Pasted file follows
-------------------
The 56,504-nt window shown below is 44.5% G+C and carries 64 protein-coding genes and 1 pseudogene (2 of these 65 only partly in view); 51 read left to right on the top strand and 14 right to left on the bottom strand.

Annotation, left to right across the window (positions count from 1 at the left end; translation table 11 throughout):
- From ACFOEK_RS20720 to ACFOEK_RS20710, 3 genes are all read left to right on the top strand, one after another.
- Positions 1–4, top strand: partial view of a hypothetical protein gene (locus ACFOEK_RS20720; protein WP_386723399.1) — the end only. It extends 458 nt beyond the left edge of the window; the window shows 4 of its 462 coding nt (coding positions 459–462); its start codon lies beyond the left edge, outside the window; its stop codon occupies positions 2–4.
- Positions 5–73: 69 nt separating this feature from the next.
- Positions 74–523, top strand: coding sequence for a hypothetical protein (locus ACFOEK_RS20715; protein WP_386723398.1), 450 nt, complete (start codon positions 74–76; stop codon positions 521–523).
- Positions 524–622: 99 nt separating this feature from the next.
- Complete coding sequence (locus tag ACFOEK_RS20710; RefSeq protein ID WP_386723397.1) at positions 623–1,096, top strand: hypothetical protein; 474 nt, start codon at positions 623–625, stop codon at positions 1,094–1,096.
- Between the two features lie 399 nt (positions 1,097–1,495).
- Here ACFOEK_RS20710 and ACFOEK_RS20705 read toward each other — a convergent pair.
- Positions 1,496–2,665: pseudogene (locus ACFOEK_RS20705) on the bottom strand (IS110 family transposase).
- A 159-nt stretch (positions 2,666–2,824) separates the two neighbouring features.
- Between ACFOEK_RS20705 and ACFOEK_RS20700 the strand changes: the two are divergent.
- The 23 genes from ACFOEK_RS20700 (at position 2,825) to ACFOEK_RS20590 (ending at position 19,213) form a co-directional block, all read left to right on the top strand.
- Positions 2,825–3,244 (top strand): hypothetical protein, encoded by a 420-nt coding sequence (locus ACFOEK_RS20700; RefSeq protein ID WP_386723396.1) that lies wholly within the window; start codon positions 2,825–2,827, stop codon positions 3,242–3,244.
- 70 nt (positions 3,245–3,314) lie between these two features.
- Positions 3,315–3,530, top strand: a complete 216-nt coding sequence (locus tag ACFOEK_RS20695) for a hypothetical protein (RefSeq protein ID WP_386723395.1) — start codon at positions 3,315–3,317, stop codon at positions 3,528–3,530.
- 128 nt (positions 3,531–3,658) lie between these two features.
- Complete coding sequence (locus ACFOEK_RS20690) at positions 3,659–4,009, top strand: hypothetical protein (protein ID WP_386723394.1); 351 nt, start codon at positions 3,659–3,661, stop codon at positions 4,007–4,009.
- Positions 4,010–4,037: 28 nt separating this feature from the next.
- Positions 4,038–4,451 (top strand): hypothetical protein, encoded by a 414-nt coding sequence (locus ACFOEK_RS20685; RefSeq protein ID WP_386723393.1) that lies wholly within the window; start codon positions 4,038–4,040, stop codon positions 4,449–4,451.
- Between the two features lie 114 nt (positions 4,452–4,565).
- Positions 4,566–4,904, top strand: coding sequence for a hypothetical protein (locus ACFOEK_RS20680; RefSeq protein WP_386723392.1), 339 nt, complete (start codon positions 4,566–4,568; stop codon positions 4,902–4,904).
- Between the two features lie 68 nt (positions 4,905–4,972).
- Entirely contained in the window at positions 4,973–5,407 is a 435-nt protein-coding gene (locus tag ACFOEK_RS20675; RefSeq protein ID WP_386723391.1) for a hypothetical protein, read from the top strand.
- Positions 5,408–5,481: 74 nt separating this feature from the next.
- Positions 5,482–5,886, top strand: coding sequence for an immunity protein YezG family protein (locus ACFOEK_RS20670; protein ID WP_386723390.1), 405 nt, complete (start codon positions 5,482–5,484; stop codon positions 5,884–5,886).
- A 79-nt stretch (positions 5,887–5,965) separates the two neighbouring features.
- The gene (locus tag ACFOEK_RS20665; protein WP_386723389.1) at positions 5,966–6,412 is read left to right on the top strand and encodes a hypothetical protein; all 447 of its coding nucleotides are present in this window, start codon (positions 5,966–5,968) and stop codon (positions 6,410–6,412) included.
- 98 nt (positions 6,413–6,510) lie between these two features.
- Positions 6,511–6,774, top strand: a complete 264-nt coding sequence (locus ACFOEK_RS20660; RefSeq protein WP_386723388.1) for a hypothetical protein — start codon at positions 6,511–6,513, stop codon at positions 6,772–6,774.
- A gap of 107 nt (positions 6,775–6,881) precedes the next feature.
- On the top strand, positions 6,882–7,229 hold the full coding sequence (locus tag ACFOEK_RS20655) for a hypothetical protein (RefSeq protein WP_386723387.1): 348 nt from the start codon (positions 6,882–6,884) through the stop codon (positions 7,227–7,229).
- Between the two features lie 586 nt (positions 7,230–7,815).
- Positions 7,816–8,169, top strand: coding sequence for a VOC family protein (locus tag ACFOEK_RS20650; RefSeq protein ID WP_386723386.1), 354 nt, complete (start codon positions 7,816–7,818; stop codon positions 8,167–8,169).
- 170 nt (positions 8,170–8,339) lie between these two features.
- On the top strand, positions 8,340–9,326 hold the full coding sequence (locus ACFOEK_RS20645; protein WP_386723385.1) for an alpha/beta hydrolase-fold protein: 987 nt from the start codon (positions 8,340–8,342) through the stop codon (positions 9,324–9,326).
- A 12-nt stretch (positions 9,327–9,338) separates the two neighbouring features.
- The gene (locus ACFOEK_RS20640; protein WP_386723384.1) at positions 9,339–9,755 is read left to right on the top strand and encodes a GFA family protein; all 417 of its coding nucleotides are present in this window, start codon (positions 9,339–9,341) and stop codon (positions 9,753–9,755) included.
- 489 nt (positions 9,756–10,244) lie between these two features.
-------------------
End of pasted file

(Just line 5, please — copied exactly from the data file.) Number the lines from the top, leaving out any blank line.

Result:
- Positions 5–73: 69 nt separating this feature from the next.